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March-April 2017

REVIEW: A look at everyday life across Canada in this new short story collection

Barrelling Forward is Newfoundland writer Eva Crocker's debut

Sharon Kashani

Barrelling Forward By Eva Crocker House of Anansi, $19.95 Barrelling Forward, a debut short story collection by emerging Newfoundland writer Eva Crocker, presents compelling tales of the so-called “ordinary” within Canada. Through 14 pieces, readers are acquainted with intensely realistic descriptions of both personhood and setting. The chafing, itching skin of a man is delineated […] More »
March-April 2017

Bad Detectives

Short story by Liz Harmer

Liz Harmer@lizharmer

One way to examine a marriage is to look at the pattern of jokes. Fourteen years ago, when Heidi started her daily running practice, when Marley was two, terribly two, Heidi used to joke that she ran because she could pretend she’d keep running and never come back. Sometimes she ran for an hour, for […] More »
March-April 2017

REVIEW: New novel explores survivors’ realities in the Second World War

The Water Beetles was inspired by author Michael Kaan's own family history

Pema Tsering@PemaTsering1

The Water Beetles By Michael Kaan Goose Lane Editions, $22.95 At times graphic and disturbing, The Water Beetles by Michael Kaan tells the heroic and poetic story of a young boy living in Hong Kong during the Second World War. Based loosely on the diaries and stories of Kaan’s father, the narrative follows 12-year-old Chung-Man […] More »
March-April 2017

REVIEW: In Terri Favro’s debut novel, science fiction meets comic book artistry in the nuclear age

Inside ECW's release Sputnik's Children

Aaron Broverman@Broverman

Sputnik’s Children By Terri Favro ECW, $19.95 Terri Favro follows up her award-winning novella The Proxy Bride with Sputnik’s Children, a full-length debut mixing comic book science fiction with reflections of growing up during the atomic age at the height of the Cold War. Comic book creator Debbie Reynolds Biondi finally decides to tell the […] More »
January-February 2017

REVIEW: Collection of short stories examines the way death changes our lives

Date with Destiny's stories evoke sadness, sympathy, hilarity, and even awkward discomfort

Samantha Sobolewski

Date with Destiny By Hélène Rioux, translated by Jonathan Kaplansky Guernica Editions, $20 Ten grisly but rich descriptive short stories, Date With Destiny by Hélène Rioux glimpses at the many ways death affects our lives at any given age. From a mother with a suicidal son, to an overzealous funeral sales telemarketer, each character experiences […] More »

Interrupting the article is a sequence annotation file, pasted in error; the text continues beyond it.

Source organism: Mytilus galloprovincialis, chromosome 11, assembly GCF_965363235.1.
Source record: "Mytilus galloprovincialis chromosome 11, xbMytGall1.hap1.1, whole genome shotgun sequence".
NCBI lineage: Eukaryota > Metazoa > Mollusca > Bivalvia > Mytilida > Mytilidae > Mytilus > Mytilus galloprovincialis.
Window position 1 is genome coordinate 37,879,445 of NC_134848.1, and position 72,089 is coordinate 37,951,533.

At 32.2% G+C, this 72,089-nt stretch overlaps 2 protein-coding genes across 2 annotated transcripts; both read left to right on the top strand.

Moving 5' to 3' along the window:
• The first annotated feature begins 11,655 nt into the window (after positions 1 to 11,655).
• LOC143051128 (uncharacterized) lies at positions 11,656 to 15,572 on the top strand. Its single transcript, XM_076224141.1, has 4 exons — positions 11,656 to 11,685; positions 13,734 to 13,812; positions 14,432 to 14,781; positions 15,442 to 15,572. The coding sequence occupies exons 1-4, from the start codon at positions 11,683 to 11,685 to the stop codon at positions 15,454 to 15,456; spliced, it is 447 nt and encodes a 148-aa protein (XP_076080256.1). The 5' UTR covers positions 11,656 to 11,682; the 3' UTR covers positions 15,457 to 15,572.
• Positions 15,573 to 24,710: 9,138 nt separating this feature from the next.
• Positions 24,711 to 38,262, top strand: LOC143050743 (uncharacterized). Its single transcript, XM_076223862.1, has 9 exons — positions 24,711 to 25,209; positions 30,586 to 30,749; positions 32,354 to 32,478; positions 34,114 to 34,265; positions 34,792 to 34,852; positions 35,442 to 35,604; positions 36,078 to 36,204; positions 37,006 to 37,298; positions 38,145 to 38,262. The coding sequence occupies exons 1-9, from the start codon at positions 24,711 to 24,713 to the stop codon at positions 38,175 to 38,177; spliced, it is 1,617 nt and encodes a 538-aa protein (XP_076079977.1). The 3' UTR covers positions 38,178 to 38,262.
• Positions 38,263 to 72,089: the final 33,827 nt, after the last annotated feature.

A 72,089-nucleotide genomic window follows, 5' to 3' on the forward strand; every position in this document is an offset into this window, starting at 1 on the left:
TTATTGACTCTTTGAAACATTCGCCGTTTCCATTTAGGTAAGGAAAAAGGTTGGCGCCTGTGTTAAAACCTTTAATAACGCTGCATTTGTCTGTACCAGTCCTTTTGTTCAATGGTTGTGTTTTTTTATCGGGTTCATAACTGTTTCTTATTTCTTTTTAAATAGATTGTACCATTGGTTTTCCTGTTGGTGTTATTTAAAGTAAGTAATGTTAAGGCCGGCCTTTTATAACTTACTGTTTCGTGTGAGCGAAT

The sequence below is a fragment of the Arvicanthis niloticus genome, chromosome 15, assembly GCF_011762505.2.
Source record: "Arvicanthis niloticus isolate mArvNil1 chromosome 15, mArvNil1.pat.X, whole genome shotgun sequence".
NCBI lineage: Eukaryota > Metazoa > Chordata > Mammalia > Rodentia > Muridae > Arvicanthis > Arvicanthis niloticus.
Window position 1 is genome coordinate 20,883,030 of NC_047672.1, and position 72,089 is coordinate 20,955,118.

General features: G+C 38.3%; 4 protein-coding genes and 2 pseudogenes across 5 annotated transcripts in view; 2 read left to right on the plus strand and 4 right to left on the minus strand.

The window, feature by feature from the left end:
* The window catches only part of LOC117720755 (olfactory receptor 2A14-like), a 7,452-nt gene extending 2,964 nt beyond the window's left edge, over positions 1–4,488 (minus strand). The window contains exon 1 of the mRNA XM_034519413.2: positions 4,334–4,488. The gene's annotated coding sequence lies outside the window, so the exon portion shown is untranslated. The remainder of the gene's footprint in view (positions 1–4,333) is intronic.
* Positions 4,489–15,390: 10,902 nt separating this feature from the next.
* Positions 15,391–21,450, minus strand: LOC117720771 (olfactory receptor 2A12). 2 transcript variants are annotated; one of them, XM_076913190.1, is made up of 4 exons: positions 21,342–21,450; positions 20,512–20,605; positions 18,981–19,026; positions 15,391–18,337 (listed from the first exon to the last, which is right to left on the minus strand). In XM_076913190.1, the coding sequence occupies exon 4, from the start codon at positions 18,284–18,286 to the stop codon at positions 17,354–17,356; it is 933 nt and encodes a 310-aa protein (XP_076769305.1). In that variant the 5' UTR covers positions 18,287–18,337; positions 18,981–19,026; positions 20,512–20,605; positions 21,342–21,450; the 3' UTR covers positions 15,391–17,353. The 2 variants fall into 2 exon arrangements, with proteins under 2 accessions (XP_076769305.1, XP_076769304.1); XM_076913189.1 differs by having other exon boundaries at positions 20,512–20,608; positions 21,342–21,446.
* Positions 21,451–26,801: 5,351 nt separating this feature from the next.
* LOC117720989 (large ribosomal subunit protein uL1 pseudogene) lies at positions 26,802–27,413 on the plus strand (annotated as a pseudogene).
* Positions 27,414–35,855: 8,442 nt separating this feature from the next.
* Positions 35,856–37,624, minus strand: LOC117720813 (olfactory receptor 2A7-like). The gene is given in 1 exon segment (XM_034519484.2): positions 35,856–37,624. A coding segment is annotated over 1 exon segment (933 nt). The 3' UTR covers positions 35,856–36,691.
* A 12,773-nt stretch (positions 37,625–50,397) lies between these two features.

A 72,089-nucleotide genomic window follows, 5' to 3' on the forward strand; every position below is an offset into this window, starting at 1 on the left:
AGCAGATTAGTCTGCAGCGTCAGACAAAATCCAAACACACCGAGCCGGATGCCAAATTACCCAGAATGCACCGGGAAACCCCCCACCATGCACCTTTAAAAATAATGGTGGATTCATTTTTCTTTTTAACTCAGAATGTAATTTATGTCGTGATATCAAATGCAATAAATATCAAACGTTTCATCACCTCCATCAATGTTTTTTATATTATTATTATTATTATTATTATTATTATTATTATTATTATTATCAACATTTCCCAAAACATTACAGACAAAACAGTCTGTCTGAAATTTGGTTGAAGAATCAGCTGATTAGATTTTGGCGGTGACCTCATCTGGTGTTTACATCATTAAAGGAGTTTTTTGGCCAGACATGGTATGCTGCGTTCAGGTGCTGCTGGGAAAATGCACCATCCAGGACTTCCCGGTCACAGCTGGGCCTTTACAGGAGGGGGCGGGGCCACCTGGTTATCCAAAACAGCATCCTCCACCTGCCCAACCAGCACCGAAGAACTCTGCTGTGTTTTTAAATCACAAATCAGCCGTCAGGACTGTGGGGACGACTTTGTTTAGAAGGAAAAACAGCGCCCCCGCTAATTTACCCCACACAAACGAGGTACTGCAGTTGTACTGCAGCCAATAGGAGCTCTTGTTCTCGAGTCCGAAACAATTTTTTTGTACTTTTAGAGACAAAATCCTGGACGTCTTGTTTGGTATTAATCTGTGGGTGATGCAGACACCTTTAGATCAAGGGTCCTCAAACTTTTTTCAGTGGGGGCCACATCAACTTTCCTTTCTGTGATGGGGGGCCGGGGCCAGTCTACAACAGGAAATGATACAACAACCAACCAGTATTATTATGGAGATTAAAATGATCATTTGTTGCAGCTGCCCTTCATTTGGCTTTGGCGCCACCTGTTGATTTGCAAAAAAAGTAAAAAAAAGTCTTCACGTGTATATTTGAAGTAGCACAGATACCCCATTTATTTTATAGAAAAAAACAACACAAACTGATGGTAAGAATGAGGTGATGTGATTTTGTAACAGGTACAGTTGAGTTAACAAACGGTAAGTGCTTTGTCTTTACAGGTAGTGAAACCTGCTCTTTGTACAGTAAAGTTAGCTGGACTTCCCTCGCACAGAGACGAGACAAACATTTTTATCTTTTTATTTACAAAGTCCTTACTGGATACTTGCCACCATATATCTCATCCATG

January-February 2017

Award-winning novel explores life in Winnipeg’s North End

The Break, now a Canada Reads finalist, is author Katherena Vermette's first novel

Ophelie Zalcmanis-Lai

The Break By Katherena Vermette House of Anansi, $22.95 “In the end, all that matters is what is right here.” These words by Métis writer Katherena Vermette perfectly capture the heart of the stories within The Break. Vermette, who won the 2013 Governor General’s Literary Award for Poetry, offers alternative perspectives surrounding a brutal crime—each […] More »
January-February 2017

Coral Joy

New fiction by Becky Blake

Becky Blake@beckyblake_

At first, it was just a normal Saturday, and by normal, I mean basically nothing was happening. I was lying on the couch in the rec room waiting for my toenails to dry. Metallic Blueberry—that was the name of the colour. “Hey, Mom,” I called out when she walked by. “Why did you decide to name […] More »
November-December 2016

REVIEW: New novel explores unusual family dynamic and commentary on grim realities

Lisa de Nikolits's The Nearly Girl follows Amelia and her family as she's forced to confront her issues

Maria Siassina @musingwithmasha

The Nearly Girl By Lisa de Nikolits Inanna Publications, $22.95 The Nearly Girl by Lisa de Nikolits is many things, but predictable isn’t one of them. Broken into a few chapters, The Nearly Girl tells the story of an unusual family, including a daughter named Amelia, who inherited her father’s peculiarities and is confronted with […] More »
September-October 2016

Welcome to the future of Canada, where everything is fine

No danger, no risk, no fear, no need

Sky Gilbert

For our special 50th anniversary issue, Canada’s brightest, boldest, and most rebellious thinkers, doers, and creators share their best big ideas. Through ideas macro and micro, radical and everyday, we present 50 essays, think pieces, and calls to action. Picture: plans for sustainable food systems, radical legislation, revolutionary health care, a greener planet, Indigenous self-government, […] More »
July-August 2016

Celebrating our literary history, week four

In honour of our third annual Summer Reading Issue and our 50th Anniversary Year, we've dug into the archives to unearth some of our favourite fiction and poetry

This Magazine

Our July/August Third Annual Summer Reading Issue is on newsstands now! To celebrate our literary history in our 50th anniversary year, this summer we’re also re-publishing a bunch of archived poetry and fiction. This week, we present “Say Uncle,” a short story from former This Magazine editor Emily Schultz published in our July/August 2013 issue. […] More »
July-August 2016

Celebrating our literary history, week three

In honour of our third annual Summer Reading Issue and our 50th Anniversary Year, we've dug into the archives to unearth some of our favourite fiction and poetry

This Magazine

Our July/August Third Annual Summer Reading Issue is on newsstands now! To celebrate our literary history in our 50th anniversary year, this summer we’re also re-publishing a bunch of archived poetry and fiction. This week, we present “Lee Marvin, at your Service,” a short story from our longest-serving Literary Editor Stuart Ross, published in our […] More »